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The legacy of Motown

What Paul Gambaccini labelled the “sound of young America” was founded by Berry Gordy Jr in Detroit, Michigan in the early 60s. A sound that proved a crossover success in both America and Europe and whose legacy has continued to thrive.

Hitsville USA, at West Grand Boulevard, was the starting point, just outside the motor city, where big business were booming including Ford cars and artists such as Smokey Robinson and The Miracles, Diana Ross and The Supremes, and The Four Tops, amongst many others began to thrive as performers.

Detroit became a hub for catchy, liberating music, reviled by the elders but revered by the youth, where black acts crossed over to the pop charts, creating an atmosphere and “enabling music to reach across racial lines” (Chris Sampson). Gordy contacted Lamont Dozier and Brothers Brian and Eddie Holland, who would write the songs for the acts and together they made a formidable team that would come to define what would become the ‘Motown’ era in US music.

Between 1961 and 1971, Motown had 110 top 10 hits, with artists including Stevie Wonder and Marvin Gaye bagging numerous releases on the Tamla label. Motown reflected and inspired social change and captured the heart of a burgeoning culture where younger audiences could enjoy and dance to music. The sound reached overseas to parts of Europe, where this bright daring music, produced and performed by African-American artists, would come to influence much of The Beatles’ early works.

Jr Walker & the All Stars joined the label in 1964, and songs such as ‘Shotgun’ and ‘I’m a roadrunner’ formed a benchmark for popularising Motown. Walker embodied this new found freedom where upbeat tracks were coloured with tenor saxophone solos and passionate vocals with the band backing him. Hits were shared between major artists including ‘How sweet it is to be loved’ sung by both Marvin Gaye and Jr Walker as Motown hit its peak.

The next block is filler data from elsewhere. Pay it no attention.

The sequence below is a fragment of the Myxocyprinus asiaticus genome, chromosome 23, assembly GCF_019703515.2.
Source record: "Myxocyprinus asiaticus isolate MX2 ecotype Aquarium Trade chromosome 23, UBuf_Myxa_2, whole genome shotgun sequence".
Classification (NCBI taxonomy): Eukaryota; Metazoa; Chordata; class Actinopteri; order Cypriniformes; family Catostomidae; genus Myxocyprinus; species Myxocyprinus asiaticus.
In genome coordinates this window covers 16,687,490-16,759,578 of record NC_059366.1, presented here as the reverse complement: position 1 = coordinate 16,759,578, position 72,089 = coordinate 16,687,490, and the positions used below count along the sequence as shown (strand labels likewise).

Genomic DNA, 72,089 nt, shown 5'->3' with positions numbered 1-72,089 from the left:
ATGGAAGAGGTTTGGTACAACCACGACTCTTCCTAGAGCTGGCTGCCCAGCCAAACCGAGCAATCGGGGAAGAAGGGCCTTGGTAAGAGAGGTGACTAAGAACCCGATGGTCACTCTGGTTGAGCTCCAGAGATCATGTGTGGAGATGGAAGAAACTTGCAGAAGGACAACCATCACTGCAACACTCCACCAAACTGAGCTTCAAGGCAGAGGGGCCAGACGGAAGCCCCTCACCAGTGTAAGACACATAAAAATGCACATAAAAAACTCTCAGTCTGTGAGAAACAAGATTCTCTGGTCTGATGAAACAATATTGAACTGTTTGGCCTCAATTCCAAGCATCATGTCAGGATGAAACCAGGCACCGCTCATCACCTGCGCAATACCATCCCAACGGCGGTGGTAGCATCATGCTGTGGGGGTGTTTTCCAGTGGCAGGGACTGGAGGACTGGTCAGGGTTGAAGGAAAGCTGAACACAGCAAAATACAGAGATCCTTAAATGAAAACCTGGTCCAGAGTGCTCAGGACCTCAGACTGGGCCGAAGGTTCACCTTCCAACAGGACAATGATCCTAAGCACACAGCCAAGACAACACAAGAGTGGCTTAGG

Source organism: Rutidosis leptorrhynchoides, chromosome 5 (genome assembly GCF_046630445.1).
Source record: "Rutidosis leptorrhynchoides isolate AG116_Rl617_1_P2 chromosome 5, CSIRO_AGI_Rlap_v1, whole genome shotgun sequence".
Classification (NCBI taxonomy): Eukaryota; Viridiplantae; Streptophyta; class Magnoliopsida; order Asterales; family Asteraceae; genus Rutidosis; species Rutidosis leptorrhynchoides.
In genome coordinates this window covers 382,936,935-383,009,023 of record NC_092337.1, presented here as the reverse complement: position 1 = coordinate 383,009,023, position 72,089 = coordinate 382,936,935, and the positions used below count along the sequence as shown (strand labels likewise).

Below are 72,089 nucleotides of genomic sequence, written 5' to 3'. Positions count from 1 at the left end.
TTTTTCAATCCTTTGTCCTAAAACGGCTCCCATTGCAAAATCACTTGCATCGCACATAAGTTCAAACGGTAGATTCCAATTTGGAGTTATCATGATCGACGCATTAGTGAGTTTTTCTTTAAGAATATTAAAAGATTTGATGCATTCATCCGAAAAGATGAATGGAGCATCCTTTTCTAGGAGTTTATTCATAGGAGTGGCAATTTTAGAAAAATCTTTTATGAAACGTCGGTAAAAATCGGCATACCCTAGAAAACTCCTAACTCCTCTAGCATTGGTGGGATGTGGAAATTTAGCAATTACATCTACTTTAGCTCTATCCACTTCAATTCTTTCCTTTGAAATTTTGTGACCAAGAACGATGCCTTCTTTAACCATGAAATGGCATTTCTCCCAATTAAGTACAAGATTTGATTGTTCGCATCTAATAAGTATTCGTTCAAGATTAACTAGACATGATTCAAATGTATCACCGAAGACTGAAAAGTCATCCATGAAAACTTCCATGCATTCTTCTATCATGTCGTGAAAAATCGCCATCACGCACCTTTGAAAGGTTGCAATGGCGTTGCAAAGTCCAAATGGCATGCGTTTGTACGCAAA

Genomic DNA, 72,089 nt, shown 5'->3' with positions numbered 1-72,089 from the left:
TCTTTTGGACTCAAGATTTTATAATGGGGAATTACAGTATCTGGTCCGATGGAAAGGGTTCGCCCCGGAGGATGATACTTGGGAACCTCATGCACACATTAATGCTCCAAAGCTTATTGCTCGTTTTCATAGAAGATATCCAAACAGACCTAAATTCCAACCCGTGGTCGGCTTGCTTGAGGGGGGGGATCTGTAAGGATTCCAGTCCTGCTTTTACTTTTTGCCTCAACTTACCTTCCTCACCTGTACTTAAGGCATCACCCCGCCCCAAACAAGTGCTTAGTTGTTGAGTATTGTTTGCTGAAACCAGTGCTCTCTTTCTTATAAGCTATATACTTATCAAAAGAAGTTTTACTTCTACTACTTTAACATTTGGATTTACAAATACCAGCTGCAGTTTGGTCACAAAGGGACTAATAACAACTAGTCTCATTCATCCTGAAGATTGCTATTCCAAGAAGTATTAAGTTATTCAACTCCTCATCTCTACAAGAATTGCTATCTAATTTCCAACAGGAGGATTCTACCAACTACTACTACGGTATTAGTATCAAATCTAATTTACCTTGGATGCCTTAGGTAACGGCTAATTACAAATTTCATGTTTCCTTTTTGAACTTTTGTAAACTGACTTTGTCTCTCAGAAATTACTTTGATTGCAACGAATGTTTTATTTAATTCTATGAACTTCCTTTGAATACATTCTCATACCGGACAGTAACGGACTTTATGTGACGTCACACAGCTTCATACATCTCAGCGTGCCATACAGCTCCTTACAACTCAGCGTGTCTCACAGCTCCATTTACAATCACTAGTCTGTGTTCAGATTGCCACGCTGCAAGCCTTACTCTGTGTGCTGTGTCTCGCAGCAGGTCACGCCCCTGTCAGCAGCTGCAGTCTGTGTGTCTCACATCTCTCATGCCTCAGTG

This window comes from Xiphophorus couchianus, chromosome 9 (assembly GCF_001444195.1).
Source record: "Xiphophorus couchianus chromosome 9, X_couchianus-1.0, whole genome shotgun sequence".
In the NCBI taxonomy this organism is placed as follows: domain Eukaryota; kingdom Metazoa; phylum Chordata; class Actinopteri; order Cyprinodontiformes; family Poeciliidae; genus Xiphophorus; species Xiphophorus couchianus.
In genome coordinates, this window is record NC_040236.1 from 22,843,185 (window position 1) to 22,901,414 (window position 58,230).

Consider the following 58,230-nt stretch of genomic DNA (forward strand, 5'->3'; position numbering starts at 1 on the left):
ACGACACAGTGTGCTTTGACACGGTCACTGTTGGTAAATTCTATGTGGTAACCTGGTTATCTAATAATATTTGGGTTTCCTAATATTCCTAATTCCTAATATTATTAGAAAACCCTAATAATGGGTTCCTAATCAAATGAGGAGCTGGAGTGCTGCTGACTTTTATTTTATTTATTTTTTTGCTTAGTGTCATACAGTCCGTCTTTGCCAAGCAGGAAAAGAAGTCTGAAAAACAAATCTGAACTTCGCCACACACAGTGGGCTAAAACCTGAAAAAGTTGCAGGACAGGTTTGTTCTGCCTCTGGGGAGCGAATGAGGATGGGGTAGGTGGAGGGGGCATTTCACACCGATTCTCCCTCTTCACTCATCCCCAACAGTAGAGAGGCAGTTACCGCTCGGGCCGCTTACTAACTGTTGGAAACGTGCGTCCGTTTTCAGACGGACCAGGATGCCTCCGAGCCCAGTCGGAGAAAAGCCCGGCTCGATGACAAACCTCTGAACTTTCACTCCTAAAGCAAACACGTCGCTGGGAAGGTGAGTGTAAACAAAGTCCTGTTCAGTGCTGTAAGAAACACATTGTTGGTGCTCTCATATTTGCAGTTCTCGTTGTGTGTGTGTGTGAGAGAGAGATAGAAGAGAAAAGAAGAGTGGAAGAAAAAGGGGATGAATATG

Perhaps the biggest record that would come to symbolise this era would be ‘My Girl’ by The Temptations. The harmonies of the vocals behind the lead would form the foundation for vocal groups throughout the 20th century. The lyrics conveyed a liberating influence on 60s youth and the over-riding pressures of the Vietnam War and tensions between the US and Russia. ‘I’ve got sunshine on a cloudy day’, banished that overriding sense of trouble that was beginning to envelope the country.

Today Motown has retained its legacy, both as a benchmark for performers and groups in both pop and R&B charts today, as well as unifying people of all races and colours to enjoy the music. Due to vanquished businesses and plummeting employment, the Detroit of the 21st century is now regarded as a ghost town with the lack of economic prospects. Hitsville however has maintained its historical and cultural appeal, now called the ‘Motown Museum’ as tourists flock to reminisce and discover the magic that was created in ‘Studio A’ and those very headquarters.

‘Motown classics‘, consisting of 14 rare and unreleased on vinyl gems, is out now!

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